Page 3307 - Week 10 - Friday, 26 August 2005

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If Dr Foskey has concerns about the efficacy of ECT or if she has concerns about the adequacy of mental services more generally in the territory, there are ways and means for her to raise those matters, both in this place and in the committees of this place, and the government will engage in that discussion quite openly and fully. The provision of mental health services is a contentious and difficult area in our community. Views are strongly held on a whole range of issues.

But that is not what this bill is about. This bill is about whether or not we should provide for emergency ECT treatment. This is a treatment that already exists. This is a treatment that is already used in the mental health system. There is already provision for emergency treatment in legislation. This bill is about saying that emergency treatment should not have to wait three days. That is what this bill is fundamentally about.

There have been recent coronial inquests into deaths of mental health clients and one of those coronial inquests has raised the absence of timely emergency ECT treatment as a matter of serious concern. This view has been supported by the parents of the individual who, tragically, was the subject of that coronial inquiry.

This is not, as Dr Foskey says, a matter of us making a judgement based on belief. I did not say that. I did not say this is about believing versus hard evidence. I said this is about making a judgement as legislators as to whether or not we believe it is appropriate for emergency orders to be made available for ECT treatment in a period of time shorter than that which is currently available, which is three days. That is what this is about.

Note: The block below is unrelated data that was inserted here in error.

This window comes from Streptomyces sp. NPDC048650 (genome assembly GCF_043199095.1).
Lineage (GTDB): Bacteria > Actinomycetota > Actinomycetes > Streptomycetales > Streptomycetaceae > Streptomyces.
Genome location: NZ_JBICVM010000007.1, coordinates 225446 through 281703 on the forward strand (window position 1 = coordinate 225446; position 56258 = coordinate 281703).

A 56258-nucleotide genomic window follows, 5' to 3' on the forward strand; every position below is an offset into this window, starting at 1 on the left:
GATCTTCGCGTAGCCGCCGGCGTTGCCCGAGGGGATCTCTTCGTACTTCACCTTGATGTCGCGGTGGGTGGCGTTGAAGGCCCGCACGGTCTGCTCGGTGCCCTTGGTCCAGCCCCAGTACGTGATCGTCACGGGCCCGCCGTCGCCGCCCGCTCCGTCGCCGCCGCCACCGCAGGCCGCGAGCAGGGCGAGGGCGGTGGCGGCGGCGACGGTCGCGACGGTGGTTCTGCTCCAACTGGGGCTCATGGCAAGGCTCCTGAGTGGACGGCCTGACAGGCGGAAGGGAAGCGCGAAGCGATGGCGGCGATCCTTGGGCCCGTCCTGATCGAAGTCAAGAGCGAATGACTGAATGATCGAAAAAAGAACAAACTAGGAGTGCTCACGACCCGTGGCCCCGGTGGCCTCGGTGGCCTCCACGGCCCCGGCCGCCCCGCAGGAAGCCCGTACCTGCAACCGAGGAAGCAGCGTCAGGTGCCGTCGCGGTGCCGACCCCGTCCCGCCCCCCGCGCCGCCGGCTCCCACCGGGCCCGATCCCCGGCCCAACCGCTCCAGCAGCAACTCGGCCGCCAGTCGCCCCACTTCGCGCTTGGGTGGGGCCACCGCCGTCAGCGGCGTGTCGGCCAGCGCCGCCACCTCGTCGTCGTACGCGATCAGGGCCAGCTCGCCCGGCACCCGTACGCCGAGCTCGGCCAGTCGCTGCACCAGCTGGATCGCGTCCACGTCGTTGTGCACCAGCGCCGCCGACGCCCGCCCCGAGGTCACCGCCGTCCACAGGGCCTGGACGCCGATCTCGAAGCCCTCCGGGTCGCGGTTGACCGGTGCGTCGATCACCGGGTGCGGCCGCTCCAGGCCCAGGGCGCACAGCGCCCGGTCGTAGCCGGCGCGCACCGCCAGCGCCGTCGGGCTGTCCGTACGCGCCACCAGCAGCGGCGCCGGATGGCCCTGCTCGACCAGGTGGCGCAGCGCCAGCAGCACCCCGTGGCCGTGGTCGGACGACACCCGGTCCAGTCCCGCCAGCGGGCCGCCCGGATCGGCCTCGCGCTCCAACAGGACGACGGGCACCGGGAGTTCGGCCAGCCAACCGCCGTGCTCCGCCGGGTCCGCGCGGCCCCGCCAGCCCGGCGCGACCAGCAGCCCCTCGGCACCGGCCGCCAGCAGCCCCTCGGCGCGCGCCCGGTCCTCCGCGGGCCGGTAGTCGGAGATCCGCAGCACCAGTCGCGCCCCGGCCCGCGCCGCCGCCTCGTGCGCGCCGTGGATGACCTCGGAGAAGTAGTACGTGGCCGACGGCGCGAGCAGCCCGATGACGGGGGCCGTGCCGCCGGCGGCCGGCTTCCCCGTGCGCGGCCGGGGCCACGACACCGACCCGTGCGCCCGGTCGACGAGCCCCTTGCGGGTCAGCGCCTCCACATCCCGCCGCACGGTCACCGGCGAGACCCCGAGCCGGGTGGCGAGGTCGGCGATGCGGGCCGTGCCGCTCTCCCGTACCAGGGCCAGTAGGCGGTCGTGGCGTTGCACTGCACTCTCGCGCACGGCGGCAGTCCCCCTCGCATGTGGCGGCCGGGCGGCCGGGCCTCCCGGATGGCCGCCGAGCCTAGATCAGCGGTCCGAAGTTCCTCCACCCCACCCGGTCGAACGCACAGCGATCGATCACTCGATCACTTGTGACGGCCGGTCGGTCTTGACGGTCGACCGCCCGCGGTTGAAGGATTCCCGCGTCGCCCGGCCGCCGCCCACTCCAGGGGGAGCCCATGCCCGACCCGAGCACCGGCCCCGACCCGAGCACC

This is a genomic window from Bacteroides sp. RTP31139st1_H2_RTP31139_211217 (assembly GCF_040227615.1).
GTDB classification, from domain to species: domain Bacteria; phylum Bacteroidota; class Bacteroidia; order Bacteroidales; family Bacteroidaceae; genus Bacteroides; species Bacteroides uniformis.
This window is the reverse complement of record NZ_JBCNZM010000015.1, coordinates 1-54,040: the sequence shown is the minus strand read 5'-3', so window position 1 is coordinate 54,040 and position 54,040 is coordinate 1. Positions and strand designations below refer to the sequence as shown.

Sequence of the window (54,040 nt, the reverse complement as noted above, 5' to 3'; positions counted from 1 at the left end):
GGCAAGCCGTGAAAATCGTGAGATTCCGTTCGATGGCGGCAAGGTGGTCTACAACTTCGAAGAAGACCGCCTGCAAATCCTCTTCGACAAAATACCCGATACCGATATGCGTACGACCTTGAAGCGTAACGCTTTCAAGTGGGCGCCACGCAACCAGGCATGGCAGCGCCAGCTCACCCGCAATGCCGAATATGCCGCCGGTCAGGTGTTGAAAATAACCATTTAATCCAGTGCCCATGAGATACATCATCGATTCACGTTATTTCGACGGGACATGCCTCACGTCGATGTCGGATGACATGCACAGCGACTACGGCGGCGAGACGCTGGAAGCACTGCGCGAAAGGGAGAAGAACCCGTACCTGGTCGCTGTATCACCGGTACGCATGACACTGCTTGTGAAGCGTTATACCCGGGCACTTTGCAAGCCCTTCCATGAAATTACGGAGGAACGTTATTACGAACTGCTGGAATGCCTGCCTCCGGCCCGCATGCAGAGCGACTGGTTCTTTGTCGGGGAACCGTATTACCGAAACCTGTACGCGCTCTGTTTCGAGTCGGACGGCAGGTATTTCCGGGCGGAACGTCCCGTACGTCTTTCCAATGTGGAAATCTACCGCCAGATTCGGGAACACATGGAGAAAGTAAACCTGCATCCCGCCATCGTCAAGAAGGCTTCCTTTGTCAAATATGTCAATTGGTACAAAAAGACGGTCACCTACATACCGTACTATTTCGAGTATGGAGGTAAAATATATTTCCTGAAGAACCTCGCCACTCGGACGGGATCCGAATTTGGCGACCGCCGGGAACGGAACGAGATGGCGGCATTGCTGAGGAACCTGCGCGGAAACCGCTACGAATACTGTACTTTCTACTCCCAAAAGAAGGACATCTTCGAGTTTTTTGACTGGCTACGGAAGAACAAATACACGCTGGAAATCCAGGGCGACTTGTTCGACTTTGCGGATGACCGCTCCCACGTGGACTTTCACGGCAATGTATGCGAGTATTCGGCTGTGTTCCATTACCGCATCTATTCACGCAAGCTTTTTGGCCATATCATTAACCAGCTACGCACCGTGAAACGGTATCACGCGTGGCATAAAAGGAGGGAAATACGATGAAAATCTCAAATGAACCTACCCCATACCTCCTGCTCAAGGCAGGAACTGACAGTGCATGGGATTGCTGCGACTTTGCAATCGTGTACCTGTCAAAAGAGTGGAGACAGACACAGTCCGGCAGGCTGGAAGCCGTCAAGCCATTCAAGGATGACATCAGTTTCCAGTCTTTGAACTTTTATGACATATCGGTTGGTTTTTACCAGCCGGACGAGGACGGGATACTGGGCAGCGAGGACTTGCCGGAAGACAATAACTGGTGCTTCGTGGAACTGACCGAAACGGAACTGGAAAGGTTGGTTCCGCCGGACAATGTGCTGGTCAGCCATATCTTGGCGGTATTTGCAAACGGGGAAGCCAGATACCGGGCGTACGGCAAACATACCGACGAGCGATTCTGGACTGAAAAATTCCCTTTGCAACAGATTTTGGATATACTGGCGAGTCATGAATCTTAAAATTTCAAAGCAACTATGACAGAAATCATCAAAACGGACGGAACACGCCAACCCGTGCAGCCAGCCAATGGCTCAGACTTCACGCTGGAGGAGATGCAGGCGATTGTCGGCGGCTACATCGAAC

No, we are not psychiatrists. There are no psychiatrists in this chamber. There are no doctors in this chamber. But we legislate a whole range of things where we are not the experts. We rely on the advice of officials, of officers of the administration. We rely on the views of those outside the territory administration, stakeholders, people who use the system, people who are subject to the system, and so on.

This is about making a judgement about what we believe is in the public interest. I strongly believe that it is in the public interest that we have provision for emergency ECT treatment in a way that is far more timely than is currently allowed for under the legislation, in very limited and restricted circumstances, and with all the safeguards that are set out in the bill and in the existing legislation. For that reason, the government does not support this referral to the committee.

DR FOSKEY (Molonglo) (10.14), in reply: I am glad that we have given this issue the respect of more than a perfunctory discussion in the house. I think it deserves that.

In response to issues raised by Ms MacDonald, if we are not going to have a broad-ranging inquiry, why not a narrow inquiry? Why not look at those issues that I raised in my speech that I do not believe have been dealt with that the officials are going to have to go away and deal with? How do we access the public advocate over weekends? How can we promote advanced agreements and make sure that as many people as possible have them? We could have that inquiry. Mr Corbell insists that the bill is in the public interest. We have to try to weigh up the public interest versus the private individual’s interest. Today we are probably arguing that the individual’s interest is in the public interest.

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